ArtsAutosBooksBusinessEducationEntertainmentFamilyFashionFoodGamesGenderHealthHolidaysHomeHubPagesPersonal FinancePetsPoliticsReligionSportsTechnologyTravel

Cheese Tips - Keeping and Storing Cheese

Updated on November 24, 2014
Storage for cheeses during the aging process
Storage for cheeses during the aging process

Cheese , keeping it fresh

Cheese is great to have around for any occasion, and helps to make a good meal even better very often. Often, as the key ingredient, cheese can be the "hero" of a meal. Since you can spend a fair amount on cheese, here are some ways to keep your cost and waste down.

Cheese storage tips

If you are getting out your cheese several times from the refrigerator before its gone, you may be purchasing too much cheese at one time. Its best to only buy as much as you will eat in 2 - 3 meal times, to avoid having to store it too long.

1.Store your cheese in the warmer parts of your refrigerator, like the top drawers or shelf.

2.This may go without saying, but always re-wrap your cheese after it has been opened. Using a fresh wrapping is not a bad idea, but I like to see what the cheese is, and don't want to throw that part away.

3.Some cheese purists, only like to use wrappings like foil, butcher paper, and parchment paper, etc, so the cheese can "breathe". Generally speaking, its fine to put your cheese in plastic wrap.

4. It used to be that some thought that your cheese would take on a plastic taste , but a good plastic wrap will make it less likely.

5.Change the wrapping of the plastic around your cheese, every few days can help your cheese to "breathe", and keep it from becoming discolored or even slimy.

**Different cheeses have different storage needs, follow these simple guidelines to keep your cheese freshest as long as possible.

The harder cheeses, like Parmesan and Dry Jack cheese, should be wrapped in plastic wrap to avoid any moisture loss. You don't want it to get rock hard.

For the partially hard cheeses, like Cheddar, Jack and Swiss, you can wrap in plastic or parchment paper, or waxed paper.

Cheeses that are partially soft like Brie and Gorgonzola should be wrapped in a parchment or similar type paper (like waxed paper), or in a plastic container.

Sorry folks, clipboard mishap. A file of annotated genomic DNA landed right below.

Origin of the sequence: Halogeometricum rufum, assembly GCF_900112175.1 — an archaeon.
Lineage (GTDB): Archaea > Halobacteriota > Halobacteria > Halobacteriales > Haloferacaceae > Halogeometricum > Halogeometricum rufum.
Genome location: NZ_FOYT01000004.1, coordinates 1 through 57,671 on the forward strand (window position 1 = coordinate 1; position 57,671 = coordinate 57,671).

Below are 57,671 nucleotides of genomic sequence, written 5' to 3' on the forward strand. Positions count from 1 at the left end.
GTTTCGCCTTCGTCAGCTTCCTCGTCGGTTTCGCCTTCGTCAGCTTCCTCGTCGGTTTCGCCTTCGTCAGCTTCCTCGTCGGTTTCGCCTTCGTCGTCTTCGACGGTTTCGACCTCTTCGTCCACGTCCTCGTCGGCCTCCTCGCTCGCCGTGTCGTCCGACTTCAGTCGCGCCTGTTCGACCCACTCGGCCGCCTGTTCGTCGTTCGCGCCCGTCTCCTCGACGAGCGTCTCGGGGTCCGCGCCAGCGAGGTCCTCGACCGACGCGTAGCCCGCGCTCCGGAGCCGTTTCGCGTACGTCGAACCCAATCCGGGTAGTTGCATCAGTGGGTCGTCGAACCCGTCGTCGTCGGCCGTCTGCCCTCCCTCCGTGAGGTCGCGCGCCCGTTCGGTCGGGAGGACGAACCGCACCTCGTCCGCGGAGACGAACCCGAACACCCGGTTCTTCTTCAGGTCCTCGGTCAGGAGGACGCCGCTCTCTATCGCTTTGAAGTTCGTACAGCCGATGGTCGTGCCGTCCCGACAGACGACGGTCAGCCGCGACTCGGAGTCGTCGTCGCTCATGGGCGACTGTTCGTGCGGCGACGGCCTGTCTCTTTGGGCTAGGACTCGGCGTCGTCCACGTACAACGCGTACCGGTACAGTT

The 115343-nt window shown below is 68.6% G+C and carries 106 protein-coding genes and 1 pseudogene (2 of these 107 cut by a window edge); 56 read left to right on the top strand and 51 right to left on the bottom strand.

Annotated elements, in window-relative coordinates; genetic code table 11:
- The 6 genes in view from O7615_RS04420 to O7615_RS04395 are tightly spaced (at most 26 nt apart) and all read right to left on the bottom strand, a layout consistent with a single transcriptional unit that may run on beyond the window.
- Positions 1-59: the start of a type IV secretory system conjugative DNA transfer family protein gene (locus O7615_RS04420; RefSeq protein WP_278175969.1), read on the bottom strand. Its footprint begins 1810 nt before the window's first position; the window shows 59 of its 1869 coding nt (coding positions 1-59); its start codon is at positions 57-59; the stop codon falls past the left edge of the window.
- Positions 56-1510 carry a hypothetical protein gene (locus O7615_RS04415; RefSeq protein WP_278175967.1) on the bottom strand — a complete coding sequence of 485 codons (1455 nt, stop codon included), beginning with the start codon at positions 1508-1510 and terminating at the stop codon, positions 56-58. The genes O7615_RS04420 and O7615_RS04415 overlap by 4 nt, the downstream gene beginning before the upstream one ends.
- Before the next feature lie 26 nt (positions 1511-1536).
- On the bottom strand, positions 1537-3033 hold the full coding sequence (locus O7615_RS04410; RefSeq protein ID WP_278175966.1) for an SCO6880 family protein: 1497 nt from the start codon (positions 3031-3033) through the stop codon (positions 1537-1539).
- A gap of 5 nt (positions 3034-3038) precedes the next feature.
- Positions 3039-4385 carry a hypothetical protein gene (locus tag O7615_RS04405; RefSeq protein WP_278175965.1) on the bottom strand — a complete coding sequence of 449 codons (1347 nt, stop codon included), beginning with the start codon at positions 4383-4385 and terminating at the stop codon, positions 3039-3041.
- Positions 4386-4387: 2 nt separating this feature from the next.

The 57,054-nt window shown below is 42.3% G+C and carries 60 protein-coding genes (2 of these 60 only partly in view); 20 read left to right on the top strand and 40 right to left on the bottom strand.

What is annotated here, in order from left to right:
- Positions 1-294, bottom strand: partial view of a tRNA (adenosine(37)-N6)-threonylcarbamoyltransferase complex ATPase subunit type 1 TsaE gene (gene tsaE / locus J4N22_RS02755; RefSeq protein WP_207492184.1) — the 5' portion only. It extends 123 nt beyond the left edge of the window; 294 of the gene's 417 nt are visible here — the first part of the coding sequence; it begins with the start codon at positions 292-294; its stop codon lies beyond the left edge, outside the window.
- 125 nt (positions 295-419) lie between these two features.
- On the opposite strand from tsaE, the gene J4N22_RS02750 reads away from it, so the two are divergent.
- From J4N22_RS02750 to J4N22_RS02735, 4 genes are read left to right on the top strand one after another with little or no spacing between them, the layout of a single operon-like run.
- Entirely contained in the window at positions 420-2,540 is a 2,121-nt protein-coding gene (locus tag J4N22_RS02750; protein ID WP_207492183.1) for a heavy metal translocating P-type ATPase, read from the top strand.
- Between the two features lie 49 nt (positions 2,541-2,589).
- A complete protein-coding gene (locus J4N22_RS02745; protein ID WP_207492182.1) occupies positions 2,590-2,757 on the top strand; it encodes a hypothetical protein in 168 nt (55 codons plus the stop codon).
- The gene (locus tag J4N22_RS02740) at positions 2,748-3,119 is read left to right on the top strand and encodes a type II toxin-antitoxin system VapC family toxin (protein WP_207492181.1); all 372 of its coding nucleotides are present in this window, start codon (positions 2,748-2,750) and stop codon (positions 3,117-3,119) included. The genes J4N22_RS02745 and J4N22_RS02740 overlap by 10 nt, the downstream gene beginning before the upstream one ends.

For the more strong and pungent cheeses, like Limberger or Blue Cheese, you will want to double wrap them when storing them. This helps to keep the smell from permeating the other foods that may adopt the smell. To be extra careful, just put them in an airtight container of some kind, so their aroma will not spread.

I hate it when a cheese gets some mold on it in the refrigerator, and I always throw it away because I am so grossed out by the idea of eating mold accidentally, etc. It has been suggested however, that you can slice off the mold with room to spare, to make sure it has been entirely removed. The rest of the cheese will be fine, evidently. For me, I guess it would depend on how long and how severe the mold. For the soft or semi soft cheeses, mold can more easily spread, and therefore you should just throw these away if mold appears. Its good to know though, that you need not toss a whole brick of great cheese out, if a small corner has a tiny bit of mold. Its not a pleasant thought though, of course. Checking your refrigerator weekly or a couple of times a week, is a great idea to remind yourself of what you have. There is nothing worse than finding something you had wanted to eat as leftovers, but just completely forgot about until it was too late.

Some people like to freeze cheese, but just know that the texture may get crumbly after it is defrosted. The flavor of the cheese may somewhat diminish as well. If you do have frozen cheese, it is best used for cooking with. Cow cheeses don't tend to hold up as well when frozen, as goat ans sheep cheese do. Take time defrosting your frozen cheese, and avoid the temptation to bring them to room temperature right away. Putting in the refrigerator to defrost is a good idea. Don't store frozen for more than one or two months. When you prepare a dish such as baked macaroni and cheese, then freeze it, it does just fine. It seems that being cooked, then frozen helps with this.

Make the most of your cheese "investments" by taking the time to store them well.

Storing and Keeping Your Cheese

Cheese storage Poll

What is your favorite way to store cheese?

See results

© 2010 Paula


    0 of 8192 characters used
    Post Comment
    • oceansnsunsets profile imageAUTHOR


      8 years ago from The Midwest, USA

      My pleasure Phoenix, and thank you!

    • PhoenixV profile image


      8 years ago from USA

      Good info thanks!

    • oceansnsunsets profile imageAUTHOR


      8 years ago from The Midwest, USA

      Hi Barry, that is interesting, and it makes sense that greaseproof paper would be good. Foil seems like it would keep it fresh too, so thanks for your input.

    • oceansnsunsets profile imageAUTHOR


      8 years ago from The Midwest, USA

      Ms.Huntington, thanks so much, yes I thought that was interesting too. Appreciate you stopping by.